Clearwater plane crash survivor now Paralympic medalist

Kellie Cowan reports

- Clearwater's Brad Kendell, who was the sole survivor of a 2003 plane crash that took the life of his dad and a friend, returned a silver medalist from the Rio Paralympics.

On Thursday, dozens of friends, family members and fellow sailors packed a terminal at Tampa International Airport to welcome home the local sailor. 

"This means so much to me right now, just to have so many of my family and friends here," Kendell said while fighting back tears.

"Stop crying daddy!" Kendell's 6-year-old daughter, Piper, joked.

Kendell began sailing at an early age, but his dream of becoming an Olympian came later in life. His first dream was to become an airline pilot, but those plans were dashed when he was just 22.

In 2003, the Kendell family's twin-engine Piper Navajo plane crashed into a Clearwater neighborhood. Kendell's legs were crushed and would have to be amputated, but he made it out alive. The others inside, Kendell's father, Bruce, and his flight instructor, Daniel Griffith, Jr., both died in the crash.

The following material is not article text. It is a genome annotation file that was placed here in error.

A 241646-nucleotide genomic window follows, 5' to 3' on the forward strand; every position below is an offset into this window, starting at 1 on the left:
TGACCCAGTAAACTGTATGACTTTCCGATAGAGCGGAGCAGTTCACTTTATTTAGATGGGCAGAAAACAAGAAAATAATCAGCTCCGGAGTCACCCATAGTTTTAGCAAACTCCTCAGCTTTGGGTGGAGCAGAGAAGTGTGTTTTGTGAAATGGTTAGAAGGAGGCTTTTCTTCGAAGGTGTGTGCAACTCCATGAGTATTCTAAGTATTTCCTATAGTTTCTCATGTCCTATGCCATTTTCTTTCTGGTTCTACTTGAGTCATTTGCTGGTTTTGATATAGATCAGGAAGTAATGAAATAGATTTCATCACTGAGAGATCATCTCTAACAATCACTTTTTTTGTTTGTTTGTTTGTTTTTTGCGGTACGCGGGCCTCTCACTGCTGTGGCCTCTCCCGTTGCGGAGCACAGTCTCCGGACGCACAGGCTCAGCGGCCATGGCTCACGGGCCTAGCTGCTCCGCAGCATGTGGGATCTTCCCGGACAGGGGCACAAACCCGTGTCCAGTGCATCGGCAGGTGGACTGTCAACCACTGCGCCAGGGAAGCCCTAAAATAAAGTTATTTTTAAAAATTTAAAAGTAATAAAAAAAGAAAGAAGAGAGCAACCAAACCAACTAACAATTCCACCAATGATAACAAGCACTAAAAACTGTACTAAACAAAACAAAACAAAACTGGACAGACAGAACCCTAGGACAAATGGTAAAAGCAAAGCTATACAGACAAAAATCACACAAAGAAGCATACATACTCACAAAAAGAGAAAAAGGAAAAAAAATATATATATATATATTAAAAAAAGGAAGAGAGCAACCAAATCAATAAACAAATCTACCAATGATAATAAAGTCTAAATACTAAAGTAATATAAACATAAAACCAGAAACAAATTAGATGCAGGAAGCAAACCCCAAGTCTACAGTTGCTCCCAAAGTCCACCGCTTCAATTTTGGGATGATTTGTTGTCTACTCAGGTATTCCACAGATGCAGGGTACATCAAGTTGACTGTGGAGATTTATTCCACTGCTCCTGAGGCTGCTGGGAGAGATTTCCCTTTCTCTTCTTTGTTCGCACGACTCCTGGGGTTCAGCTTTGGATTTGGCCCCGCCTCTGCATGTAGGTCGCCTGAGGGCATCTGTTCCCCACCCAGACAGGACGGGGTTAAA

As he recovered, Kendell soon began chasing a dream passed down to him by his father. Bruce Kendell was a prolific sailor and long-time member of the Clearwater Yacht Club. Kendell embraced his father's passion for sailing, and after years of work, he and his teammates finally earned the right to represent the U.S. at this summer's Paralympic Games in Rio.

Because sailing will not be a part of the 2020 games in Tokyo, Kendell and his crew only had one shot to make their Olympic dreams come true.

"Every day I pretty much woke up thinking about dad over there," said Kendell.

On Saturday, Kendell and teammates Rick Doerr (Clifton, N.J.),  and Hugh Freund (South Freeport, Maine) captured a silver medal in the final race of the Sonar class. For Kendell, it was the perfect tribute to the father he lost 13 years ago.

"[I received] a lot of text messages and emails after we won the medal [saying], 'you know your dad was watching down on you'," said Kendell. "I know he's here and it's awesome. It really is."

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